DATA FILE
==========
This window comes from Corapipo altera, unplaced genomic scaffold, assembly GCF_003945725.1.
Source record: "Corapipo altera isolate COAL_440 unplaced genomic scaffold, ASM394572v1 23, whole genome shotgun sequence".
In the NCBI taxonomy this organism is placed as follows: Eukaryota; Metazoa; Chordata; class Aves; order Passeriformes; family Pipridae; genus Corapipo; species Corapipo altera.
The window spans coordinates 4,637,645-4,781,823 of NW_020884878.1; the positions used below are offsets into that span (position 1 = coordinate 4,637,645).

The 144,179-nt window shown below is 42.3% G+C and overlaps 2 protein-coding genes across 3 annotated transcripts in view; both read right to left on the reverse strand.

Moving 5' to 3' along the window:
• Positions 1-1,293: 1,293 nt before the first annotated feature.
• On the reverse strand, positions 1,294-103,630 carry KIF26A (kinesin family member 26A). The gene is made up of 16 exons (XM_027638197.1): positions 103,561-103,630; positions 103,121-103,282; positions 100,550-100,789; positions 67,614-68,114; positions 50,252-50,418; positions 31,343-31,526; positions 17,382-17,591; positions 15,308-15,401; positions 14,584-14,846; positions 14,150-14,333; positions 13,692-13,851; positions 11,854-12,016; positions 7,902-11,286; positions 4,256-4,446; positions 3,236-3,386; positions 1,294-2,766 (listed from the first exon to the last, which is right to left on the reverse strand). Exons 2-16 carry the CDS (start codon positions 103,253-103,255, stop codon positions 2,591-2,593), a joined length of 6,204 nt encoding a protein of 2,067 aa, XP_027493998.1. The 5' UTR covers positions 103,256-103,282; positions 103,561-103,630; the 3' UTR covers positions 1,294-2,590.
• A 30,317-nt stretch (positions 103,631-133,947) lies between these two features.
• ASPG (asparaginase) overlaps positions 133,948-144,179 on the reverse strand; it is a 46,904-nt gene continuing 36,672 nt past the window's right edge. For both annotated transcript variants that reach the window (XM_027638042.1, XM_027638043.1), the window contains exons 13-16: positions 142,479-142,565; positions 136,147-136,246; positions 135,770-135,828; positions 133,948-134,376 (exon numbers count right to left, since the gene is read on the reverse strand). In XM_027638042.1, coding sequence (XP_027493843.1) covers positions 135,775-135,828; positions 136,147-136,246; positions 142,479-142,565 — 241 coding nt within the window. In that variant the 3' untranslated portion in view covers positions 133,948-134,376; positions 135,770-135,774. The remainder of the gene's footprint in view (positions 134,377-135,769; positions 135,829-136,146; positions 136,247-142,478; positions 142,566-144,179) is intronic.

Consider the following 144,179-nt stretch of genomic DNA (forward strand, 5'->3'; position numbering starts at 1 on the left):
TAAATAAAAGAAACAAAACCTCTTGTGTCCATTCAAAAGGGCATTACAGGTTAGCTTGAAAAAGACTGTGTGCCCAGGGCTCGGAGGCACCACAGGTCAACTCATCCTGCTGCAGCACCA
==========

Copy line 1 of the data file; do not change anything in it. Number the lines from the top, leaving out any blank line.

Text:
This window comes from Corapipo altera, unplaced genomic scaffold, assembly GCF_003945725.1.